Tricia Knoll says she always plants pie pumpkins for Thanksgiving. Her delicious poem about the subject has just come out in Issue #2 of Poeming Pigeon: A Literary Journal About Poetry.
Today I’m thankful that she’s sharing it with us, too!
The Seeds of Thanksgiving
In May I poke eleven pie pumpkin seeds into dirt.
I bless them into a star shape in that limed bed, another year.
I wonder if I’ll be here at harvest. I haul myself up,
grab onto a rusted scaffold for the vines to climb, drape
into the summer winds, mingle with wrens. Glad to be here
as their heart leaves sway into dry Augusts
and mildew in September.
Today four pies bake in my oven, scent of sugar, cinnamon,
ginger, cloves, a pad of crust. Winter’s noon sunshine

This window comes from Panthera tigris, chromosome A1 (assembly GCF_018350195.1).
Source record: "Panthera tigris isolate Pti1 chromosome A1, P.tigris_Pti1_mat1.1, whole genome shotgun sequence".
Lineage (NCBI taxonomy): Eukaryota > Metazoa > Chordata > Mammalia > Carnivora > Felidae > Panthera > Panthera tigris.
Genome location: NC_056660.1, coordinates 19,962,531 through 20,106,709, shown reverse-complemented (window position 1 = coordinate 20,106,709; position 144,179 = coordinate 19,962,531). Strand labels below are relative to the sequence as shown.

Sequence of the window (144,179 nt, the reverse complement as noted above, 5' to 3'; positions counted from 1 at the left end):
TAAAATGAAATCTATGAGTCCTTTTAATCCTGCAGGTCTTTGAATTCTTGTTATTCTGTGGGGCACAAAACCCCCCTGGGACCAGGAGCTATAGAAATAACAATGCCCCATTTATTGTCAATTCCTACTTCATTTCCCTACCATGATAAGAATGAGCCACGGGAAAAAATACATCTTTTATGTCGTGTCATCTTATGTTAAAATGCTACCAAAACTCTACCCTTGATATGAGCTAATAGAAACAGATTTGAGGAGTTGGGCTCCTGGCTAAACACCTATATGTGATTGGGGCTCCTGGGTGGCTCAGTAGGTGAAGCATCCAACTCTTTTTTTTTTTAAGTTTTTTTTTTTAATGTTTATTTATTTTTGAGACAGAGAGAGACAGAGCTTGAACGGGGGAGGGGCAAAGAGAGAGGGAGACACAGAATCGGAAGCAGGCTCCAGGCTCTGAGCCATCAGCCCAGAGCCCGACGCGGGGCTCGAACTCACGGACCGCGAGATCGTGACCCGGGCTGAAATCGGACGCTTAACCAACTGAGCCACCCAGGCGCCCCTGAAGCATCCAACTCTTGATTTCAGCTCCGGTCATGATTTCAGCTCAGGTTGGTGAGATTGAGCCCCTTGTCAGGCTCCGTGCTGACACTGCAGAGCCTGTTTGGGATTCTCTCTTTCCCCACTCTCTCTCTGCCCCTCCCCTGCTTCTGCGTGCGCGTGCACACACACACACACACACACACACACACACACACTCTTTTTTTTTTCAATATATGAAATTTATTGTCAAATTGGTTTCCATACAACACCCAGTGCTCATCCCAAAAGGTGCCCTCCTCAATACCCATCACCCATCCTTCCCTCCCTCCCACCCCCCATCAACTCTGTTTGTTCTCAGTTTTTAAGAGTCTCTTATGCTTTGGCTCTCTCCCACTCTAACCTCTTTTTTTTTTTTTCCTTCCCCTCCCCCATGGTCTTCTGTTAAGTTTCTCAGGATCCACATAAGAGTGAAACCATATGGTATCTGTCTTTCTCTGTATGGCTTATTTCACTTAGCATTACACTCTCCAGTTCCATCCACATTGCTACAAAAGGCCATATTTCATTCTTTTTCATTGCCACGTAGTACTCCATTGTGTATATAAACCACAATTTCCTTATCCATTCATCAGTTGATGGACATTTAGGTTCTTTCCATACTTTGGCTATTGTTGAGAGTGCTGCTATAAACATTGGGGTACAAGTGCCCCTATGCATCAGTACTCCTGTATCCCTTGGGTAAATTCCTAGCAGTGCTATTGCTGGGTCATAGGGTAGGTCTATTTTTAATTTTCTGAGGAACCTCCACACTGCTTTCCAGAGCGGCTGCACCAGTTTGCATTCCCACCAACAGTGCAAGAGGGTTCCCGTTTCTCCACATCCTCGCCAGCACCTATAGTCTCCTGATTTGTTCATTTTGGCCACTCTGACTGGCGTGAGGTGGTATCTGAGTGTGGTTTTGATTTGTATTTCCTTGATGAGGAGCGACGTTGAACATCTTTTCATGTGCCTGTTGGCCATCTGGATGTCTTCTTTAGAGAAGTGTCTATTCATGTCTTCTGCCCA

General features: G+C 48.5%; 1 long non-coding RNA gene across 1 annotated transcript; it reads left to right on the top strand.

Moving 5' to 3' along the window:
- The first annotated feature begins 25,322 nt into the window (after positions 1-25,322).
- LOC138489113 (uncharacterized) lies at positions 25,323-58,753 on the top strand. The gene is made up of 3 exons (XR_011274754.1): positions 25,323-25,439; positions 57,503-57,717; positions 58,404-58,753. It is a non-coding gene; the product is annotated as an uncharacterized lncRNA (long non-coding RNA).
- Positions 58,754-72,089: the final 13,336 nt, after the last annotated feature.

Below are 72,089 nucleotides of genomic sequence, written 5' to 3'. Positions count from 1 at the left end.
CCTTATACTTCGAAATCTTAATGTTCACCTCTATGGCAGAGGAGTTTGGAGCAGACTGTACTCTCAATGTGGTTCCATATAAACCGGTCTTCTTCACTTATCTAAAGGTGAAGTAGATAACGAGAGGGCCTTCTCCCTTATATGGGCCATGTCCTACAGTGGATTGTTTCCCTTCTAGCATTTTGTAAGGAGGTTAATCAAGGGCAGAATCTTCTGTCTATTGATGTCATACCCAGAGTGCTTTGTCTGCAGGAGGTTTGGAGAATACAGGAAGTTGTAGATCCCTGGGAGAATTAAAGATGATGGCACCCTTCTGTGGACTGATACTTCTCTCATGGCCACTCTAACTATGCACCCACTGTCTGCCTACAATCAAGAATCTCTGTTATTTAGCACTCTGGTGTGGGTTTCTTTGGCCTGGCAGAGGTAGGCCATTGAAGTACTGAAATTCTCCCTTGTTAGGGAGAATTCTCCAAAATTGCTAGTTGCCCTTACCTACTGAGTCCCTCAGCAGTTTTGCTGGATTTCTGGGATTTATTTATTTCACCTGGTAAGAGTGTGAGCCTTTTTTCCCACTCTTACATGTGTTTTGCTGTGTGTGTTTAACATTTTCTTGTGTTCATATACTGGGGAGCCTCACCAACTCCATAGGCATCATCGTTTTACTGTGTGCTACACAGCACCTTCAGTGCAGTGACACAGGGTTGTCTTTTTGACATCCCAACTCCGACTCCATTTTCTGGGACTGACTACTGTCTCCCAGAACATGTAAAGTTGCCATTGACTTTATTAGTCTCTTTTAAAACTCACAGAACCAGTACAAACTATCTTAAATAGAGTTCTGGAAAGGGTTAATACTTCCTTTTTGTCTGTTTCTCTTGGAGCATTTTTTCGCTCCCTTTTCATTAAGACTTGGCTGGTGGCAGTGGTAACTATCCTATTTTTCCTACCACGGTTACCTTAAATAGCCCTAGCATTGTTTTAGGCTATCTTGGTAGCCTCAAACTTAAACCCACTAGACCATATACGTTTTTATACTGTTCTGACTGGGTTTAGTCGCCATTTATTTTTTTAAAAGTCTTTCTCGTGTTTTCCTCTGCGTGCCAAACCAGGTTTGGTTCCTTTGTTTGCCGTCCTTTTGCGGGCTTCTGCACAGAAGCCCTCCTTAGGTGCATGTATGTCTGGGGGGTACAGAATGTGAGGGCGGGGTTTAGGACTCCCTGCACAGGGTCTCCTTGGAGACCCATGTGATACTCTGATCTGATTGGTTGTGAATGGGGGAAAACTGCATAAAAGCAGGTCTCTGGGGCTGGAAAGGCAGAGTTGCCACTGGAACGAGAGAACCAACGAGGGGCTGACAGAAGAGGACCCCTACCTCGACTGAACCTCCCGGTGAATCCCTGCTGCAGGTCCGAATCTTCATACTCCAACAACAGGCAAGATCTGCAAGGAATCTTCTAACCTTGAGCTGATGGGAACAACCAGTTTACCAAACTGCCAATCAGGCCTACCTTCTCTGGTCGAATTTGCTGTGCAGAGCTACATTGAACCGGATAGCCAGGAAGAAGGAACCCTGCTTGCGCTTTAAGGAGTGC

pierces the clear vase of the last orange-blush rose above the sink,
graces my dappled pies cooling for delivery to our gathering –
four young children who, stuffed with yeasty rolls and raspberry jam,
will make room for whipped cream and pumpkin pie,
maybe only whipped cream.
On the front porch, four more pie pumpkins hunker
out of the freeze, thick of rind, slight
of seed, juicier than jack-o-lanterns.
For later, a second thanking,
glad to be here now.
Tricia Knoll is a Portland, Oregon poet who has maintained a garden all her life, sowing the seeds of sanity. She grew up admiring her mother’s roses and vegetable garden. She is an Oregon State University Master Gardener. Her chapbook Urban Wild is available from Amazon and focuses on interactions between humans and wildlife in urban habitat. Her book Ocean’s Laughter will be out from Aldrich Press in spring of 2016. The poetry in Ocean’s Laughter reflects on environmental issues related to a small town on the Oregon coast. For links to many published poems, visit website: triciaknoll.com
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